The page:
Main content area

Allocation of the epidermis to stomata relates to stomatal physiological control: Stomatal factors involved in the evolutionary diversification of the angiosperms and development of amphistomaty

Haworth, Matthew, Scutt, Charles P., Douthe, Cyril, Marino, Giovanni, Gomes, Marcos Thiago Gaudio, Loreto, Francesco, Flexas, Jaume, Centritto, Mauro
Environmental and experimental botany 2018 v.151 pp. 55-63
C3 plants, Gymnospermae, Liliopsida, carbon, carbon dioxide, ferns and fern allies, gas exchange, grasses, leaves, lighting, photosynthesis, phylogeny, stomata, stomatal conductance, vascular plants, water use efficiency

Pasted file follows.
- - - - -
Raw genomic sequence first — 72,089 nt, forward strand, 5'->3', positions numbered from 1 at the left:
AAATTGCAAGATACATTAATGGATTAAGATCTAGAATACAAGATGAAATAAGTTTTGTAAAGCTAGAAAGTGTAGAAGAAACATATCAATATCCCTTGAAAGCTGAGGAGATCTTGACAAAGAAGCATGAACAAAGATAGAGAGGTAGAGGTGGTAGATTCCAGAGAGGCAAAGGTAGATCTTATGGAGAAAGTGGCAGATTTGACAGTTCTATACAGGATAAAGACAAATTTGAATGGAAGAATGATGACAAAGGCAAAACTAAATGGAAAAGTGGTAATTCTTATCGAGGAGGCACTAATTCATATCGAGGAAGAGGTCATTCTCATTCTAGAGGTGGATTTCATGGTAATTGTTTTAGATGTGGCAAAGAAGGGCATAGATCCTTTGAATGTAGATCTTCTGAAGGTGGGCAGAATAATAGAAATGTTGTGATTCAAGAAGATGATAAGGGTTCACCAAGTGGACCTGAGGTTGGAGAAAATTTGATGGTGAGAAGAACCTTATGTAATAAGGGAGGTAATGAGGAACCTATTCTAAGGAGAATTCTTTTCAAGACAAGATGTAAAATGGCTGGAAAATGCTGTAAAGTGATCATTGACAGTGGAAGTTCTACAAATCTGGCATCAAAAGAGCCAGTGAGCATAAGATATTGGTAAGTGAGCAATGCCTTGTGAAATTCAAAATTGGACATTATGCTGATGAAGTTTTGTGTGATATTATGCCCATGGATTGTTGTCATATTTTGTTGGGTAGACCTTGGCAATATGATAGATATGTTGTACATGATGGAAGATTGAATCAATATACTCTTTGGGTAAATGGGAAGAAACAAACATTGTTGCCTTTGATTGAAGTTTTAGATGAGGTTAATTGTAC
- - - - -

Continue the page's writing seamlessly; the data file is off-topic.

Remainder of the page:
The proportion of the leaf epidermis allocated to stomata (EP%) and stomatal function (the capacity to adjust stomatal pore area to regulate stomatal conductance: Gs) are key components in leaf gas exchange, and have likely played a major role in plant evolution. We examined the velocity of change in Gs (Gs50%) during a transition from steady state conditions in the light to darkness and EP% in 31 vascular plants with diverse evolutionary origins. Across all species, EP% correlated to Gs50% and the magnitude of Gs reduction (GsLIGHT-GsDARK) after the cessation of illumination. Those species with higher absolute and relative Gs50% values tended to distribute stomata more evenly over the abaxial and adaxial leaf surfaces, whereas species with lower Gs50% utilised only one leaf surface for gas exchange. Groups that diverged at relatively early stages in plant phylogeny, including ferns, gymnosperms and basal angiosperms, exhibited lower EP% and Gs50%, and took longer to achieve the initial 50% reduction in Gs (T50%) than the more recently diverging angiosperms; in particular, the amphistomatous monocot grasses, which also showed higher absolute rates of photosynthesis and Gs. We propose that selective pressures induced by declining [CO2] over the past 100 Myr have favoured greater allocation of the epidermis to stomata, increased amphistomaty (the presence of stomata on the abaxial and adaxial surfaces) and faster control of Gs in the more recently derived angiosperm groups. Modification of photosynthesis to enhance the carbon and water use efficiencies of C3 crops may therefore require concurrent increases in stomatal density and in the capacity of stomata to react quickly to environmental pressures.